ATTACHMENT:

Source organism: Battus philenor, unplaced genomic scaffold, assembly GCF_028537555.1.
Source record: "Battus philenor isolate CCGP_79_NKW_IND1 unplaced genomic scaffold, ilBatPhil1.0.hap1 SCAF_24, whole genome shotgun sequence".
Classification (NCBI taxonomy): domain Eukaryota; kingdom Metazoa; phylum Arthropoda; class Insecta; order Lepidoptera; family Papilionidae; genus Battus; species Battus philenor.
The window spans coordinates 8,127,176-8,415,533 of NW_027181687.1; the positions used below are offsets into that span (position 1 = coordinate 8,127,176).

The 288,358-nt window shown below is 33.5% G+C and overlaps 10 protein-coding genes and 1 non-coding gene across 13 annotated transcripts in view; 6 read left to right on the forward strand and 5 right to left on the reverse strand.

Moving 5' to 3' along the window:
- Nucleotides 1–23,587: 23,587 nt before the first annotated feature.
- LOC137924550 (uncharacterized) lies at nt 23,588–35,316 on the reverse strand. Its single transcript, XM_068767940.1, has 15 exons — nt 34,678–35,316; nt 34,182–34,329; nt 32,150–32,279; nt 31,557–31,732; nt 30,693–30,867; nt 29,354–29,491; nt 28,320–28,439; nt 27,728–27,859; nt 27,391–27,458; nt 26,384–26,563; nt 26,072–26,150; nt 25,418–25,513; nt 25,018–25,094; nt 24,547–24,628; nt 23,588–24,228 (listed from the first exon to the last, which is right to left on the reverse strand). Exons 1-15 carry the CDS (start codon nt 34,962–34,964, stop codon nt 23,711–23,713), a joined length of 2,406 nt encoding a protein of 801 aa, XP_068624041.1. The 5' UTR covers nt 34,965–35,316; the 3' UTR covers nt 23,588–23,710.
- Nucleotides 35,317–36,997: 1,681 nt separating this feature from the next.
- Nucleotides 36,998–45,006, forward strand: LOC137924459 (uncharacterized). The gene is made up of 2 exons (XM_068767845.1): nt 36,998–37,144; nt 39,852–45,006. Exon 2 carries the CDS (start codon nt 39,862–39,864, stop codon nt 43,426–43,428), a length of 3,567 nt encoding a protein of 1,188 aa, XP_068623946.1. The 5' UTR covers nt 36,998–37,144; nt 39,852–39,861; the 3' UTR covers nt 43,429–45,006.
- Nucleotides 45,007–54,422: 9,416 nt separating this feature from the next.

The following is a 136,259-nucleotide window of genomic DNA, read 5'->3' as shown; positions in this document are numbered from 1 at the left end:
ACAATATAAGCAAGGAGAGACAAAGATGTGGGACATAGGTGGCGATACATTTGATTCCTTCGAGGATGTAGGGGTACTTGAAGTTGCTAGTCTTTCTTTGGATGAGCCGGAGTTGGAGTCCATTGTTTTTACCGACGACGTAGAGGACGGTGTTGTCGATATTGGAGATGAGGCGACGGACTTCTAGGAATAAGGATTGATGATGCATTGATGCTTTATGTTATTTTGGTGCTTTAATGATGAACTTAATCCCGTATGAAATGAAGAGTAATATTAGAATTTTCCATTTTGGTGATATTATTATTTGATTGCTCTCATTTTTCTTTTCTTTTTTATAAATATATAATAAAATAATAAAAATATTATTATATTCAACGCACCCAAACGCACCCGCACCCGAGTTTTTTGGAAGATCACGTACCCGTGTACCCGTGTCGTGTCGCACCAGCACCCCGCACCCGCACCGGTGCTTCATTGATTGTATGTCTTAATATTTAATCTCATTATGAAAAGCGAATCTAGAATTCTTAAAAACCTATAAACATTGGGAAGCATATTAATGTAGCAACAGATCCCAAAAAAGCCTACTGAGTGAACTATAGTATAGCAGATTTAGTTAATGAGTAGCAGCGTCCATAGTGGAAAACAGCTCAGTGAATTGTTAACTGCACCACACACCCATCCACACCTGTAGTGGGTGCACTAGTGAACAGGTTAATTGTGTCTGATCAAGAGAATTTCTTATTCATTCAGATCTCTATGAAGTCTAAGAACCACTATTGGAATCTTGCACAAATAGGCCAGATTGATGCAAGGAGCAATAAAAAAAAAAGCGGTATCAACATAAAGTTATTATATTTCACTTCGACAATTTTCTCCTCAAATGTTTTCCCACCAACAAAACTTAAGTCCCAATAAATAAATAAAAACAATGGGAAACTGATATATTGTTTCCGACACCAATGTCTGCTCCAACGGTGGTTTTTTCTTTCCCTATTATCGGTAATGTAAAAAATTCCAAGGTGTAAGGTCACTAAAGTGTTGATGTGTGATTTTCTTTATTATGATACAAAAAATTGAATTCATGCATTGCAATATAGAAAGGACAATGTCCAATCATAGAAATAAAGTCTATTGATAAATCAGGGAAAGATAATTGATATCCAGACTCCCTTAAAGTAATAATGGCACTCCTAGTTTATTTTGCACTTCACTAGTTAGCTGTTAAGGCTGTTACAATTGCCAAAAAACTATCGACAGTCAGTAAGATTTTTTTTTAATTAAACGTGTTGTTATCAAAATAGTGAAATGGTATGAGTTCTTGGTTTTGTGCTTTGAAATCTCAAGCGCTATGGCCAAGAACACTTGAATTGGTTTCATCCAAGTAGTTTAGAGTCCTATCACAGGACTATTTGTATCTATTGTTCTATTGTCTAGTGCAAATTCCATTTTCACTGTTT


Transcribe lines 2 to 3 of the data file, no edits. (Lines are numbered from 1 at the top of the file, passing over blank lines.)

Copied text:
Source record: "Battus philenor isolate CCGP_79_NKW_IND1 unplaced genomic scaffold, ilBatPhil1.0.hap1 SCAF_24, whole genome shotgun sequence".
Classification (NCBI taxonomy): domain Eukaryota; kingdom Metazoa; phylum Arthropoda; class Insecta; order Lepidoptera; family Papilionidae; genus Battus; species Battus philenor.